The question is: What can be done about it? Some of you may choose to remain in the status quo. Some of you have chosen to retire early or otherwise leave the field of medicine entirely. Yet some of you have said enough is enough and found specific solutions that mark a pathway forward. You sought – and found – specific solutions that mark a pathway forward.

If you’ve rejected the status quo and joined your fellows in search of innovations from other practices that you have applied at home, congratulations. You’re a physician leader who’s doing great things for your patients, your colleagues and yourself. You are undoubtedly more satisfied in your work than before, and you are quite likely providing better care.

Continue reading “An Open Letter to Primary Care Physicians”

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flying cadeuciiIn the forty years since I started medical school, I have worked in socialized medicine, student health, a cash-only practice and a traditional fee for service small group practice. The bulk of my experience has been in a government-sponsored rural health clinic, working for an underserved, underinsured rural population.

Today, I will pull together the threads from my previous posts in the series “How Should Doctors Get Paid?” I will make a couple of concrete suggestions, borrowing from all the places I have worked and from the latest trends among the doctors who are revolting against the insurance companies by starting Concierge Medicine and Direct Primary Care practices.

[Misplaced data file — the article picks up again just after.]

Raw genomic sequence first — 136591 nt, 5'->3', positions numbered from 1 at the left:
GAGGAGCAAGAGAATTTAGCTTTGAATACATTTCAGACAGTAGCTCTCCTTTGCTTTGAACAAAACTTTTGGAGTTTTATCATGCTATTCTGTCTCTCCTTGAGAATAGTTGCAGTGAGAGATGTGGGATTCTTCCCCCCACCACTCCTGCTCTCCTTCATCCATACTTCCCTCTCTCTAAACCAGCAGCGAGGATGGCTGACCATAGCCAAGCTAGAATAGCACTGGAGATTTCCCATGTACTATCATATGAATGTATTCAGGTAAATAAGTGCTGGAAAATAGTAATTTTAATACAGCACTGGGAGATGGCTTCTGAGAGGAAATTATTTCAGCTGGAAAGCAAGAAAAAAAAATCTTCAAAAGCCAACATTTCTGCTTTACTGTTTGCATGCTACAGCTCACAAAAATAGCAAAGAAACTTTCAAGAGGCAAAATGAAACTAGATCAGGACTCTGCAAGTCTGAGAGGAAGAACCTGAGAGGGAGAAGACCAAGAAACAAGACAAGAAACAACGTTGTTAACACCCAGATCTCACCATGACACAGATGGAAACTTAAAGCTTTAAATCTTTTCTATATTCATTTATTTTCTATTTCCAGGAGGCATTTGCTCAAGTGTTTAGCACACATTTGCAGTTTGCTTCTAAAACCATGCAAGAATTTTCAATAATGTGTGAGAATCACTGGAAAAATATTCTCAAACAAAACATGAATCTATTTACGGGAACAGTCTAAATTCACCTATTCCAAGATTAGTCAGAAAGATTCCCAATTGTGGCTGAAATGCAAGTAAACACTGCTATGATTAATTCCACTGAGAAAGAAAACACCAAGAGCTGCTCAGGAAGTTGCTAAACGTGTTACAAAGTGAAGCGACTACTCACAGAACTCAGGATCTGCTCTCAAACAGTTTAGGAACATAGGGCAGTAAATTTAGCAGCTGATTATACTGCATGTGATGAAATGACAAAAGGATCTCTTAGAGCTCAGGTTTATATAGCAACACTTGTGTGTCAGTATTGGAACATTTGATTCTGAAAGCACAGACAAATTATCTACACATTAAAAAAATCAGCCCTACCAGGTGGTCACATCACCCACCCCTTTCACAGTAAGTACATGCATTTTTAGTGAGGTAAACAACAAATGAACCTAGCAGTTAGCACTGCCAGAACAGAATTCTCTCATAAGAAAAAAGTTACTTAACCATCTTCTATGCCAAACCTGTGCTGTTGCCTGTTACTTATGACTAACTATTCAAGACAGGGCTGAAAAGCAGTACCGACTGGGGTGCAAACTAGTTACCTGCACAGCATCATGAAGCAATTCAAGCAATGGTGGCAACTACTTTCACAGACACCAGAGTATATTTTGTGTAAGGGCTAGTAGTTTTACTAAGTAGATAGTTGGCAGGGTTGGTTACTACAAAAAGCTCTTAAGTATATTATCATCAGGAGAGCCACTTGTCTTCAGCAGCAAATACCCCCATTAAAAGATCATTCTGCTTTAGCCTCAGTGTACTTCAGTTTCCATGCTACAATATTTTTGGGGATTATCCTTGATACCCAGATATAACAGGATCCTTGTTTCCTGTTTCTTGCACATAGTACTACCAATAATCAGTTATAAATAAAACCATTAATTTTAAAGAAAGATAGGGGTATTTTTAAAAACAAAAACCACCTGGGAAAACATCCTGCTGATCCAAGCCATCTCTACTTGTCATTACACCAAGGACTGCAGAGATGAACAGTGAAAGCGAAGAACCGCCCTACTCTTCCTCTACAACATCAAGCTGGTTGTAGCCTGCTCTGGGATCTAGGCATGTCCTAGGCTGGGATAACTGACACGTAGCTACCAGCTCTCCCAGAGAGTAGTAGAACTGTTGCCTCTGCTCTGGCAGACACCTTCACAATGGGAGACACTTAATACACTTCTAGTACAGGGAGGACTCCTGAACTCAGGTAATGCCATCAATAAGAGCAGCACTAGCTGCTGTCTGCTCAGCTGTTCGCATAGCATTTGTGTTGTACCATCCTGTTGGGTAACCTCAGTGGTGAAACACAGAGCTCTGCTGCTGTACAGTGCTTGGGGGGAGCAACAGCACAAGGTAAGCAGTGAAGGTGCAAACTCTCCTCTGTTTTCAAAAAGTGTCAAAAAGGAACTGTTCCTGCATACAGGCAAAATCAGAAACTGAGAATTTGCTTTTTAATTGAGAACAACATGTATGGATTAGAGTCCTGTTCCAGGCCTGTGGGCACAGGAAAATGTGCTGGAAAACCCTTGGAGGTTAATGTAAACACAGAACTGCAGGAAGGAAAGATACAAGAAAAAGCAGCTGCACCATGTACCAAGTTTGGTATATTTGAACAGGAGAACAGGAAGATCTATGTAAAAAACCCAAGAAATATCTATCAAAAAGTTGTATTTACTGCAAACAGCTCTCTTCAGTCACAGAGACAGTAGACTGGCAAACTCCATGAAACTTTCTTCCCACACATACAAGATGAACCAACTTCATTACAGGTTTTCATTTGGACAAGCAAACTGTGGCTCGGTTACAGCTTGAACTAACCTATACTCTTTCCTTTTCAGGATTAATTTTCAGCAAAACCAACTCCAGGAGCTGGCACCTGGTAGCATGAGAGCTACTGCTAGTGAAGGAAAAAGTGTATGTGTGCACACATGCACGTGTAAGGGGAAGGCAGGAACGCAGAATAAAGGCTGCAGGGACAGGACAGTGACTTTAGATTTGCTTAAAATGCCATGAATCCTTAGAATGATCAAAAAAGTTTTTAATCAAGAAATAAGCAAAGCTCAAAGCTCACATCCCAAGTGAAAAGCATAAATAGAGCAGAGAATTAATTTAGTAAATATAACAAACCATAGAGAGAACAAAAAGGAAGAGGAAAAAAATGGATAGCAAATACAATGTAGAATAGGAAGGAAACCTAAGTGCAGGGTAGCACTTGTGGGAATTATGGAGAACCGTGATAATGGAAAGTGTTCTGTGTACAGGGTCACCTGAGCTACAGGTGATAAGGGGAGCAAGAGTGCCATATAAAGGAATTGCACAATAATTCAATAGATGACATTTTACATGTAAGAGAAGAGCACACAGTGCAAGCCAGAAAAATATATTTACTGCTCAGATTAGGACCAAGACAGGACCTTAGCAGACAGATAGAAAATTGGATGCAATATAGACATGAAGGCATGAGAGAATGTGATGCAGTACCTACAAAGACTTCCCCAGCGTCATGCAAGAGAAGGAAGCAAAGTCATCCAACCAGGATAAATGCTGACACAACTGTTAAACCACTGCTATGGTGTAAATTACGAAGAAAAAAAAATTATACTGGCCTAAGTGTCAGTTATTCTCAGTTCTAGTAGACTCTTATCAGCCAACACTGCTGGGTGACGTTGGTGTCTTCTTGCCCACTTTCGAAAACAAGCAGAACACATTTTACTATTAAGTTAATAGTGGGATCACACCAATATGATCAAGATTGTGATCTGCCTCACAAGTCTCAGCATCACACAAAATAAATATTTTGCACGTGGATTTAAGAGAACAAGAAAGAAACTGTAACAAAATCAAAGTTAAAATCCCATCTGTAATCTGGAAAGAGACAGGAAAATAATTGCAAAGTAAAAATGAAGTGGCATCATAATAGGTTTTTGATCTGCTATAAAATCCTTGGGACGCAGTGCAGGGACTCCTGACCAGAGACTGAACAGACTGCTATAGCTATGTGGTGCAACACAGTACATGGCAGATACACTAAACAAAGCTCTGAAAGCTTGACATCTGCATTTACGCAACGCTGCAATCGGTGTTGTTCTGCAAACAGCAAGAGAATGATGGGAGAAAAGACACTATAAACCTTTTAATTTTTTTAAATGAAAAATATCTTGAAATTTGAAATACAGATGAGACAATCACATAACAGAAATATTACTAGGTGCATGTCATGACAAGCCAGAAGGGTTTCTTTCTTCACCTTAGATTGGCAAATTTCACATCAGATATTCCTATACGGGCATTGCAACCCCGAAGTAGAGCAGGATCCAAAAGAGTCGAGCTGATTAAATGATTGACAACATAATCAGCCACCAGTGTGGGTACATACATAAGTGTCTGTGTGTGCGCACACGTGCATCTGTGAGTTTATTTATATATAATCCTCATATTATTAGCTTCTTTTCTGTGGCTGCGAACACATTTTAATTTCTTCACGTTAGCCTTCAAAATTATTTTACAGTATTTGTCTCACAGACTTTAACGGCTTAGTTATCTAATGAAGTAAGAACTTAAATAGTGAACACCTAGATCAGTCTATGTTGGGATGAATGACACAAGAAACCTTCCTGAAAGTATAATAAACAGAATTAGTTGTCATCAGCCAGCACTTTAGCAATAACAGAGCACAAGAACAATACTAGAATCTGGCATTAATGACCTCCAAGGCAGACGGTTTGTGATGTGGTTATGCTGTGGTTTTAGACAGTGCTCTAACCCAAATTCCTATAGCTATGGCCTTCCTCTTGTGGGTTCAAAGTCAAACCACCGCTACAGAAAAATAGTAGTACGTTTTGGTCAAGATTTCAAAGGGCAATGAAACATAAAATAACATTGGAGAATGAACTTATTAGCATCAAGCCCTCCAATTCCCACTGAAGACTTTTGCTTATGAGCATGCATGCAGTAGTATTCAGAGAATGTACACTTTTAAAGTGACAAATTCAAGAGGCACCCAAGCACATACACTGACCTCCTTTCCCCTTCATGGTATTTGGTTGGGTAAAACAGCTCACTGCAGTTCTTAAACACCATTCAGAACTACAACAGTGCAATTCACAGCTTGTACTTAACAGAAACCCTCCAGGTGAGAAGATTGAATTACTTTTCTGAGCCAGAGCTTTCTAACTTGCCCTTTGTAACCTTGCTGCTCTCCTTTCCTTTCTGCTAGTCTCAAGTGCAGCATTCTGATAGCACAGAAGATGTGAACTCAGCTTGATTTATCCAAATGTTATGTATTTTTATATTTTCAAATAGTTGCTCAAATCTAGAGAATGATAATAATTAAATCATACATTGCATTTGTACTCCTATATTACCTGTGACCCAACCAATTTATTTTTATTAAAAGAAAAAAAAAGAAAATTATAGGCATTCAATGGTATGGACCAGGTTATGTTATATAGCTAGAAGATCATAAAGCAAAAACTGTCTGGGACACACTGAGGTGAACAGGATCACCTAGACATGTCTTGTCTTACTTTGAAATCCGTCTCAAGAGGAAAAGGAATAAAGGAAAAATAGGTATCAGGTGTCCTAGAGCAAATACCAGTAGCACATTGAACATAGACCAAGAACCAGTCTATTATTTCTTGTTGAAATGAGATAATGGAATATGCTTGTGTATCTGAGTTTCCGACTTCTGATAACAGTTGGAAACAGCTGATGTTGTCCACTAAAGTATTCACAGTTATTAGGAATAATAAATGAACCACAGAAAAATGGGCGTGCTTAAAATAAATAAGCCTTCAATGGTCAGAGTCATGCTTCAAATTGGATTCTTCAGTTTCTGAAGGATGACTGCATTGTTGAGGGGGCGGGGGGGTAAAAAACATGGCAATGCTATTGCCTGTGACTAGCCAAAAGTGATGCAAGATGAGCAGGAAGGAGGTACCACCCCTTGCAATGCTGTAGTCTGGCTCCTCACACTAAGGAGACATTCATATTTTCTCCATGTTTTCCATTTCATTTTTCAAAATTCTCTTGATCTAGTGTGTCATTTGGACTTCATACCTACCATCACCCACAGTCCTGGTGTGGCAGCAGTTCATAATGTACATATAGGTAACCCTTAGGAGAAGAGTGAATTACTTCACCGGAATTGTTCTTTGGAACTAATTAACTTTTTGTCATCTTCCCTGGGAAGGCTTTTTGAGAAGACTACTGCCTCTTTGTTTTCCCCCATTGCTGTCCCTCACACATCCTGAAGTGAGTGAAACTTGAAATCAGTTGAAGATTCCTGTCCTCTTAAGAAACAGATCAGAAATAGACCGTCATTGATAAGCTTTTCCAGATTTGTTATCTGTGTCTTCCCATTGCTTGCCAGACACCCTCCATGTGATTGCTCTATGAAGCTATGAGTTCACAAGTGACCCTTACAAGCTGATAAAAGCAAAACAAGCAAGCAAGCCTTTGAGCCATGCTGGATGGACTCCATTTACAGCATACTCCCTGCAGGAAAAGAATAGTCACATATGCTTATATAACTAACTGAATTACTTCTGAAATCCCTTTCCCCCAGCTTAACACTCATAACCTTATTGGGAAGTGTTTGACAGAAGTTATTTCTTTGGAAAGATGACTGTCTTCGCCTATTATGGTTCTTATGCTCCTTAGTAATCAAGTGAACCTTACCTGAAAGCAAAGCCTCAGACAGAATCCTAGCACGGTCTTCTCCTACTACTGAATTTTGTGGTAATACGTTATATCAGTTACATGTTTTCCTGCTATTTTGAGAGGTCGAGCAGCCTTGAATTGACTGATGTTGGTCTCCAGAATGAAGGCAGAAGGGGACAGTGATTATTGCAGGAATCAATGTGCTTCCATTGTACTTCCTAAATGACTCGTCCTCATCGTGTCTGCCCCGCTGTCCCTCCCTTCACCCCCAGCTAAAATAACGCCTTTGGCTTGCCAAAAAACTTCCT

Because I am a primary care physician, I will mostly speak of how I think primary care physicians should be paid.

I will expand on these concepts below, but here are the main points:

1) Have the insurance company provide a flat rate in the $500/year range to patients’ freely chosen Primary Care Provider, similar to membership fees in Direct Care Medical Practices.

2) Provide a prepaid card for basic healthcare, free from billing expenses and administration.

3) Unused balances can be rolled over to the following years, letting patients “save” money to cover copays for future elective procedures.

4) Keep prior authorizations for big-ticket items, both testing and procedures, if necessary for the health of the system.

5) Keep specialty care fee-for-service.

6) Have a national debate about where health care ends and life enhancement begins and who should pay for what.

Health insurance needs to be simple to understand and administer. It needs to promote wellness, and it needs to remove barriers from seeking advice or care early in the course of disease. It needs to empower patients to use health care services wisely by aligning patients’ and providers’ incentives.

Health insurance should not be deceptive. It should not promise to pay for screenings (colonoscopies and mammograms) and stop paying if the screening reveals a problem (colon polyps or breast cancer). It should offer patients the right to set their own priorities for their health while demanding concern for our fellow citizens’ right to also receive care.

Continue reading “A Swedish Country Doctor’s Proposal for Health Insurance Reform”

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flying cadeuciiIt’s a strange business we are in.

Doctors are spending less time seeing patients, and the nation declares a doctor shortage, best remedied by having more non-physicians delivering patient care while doctors do more and more non-doctor work.

Usually, in cases of limited resources, we start talking about conservation: Make cars more fuel efficient, reduce waste in manufacturing, etc.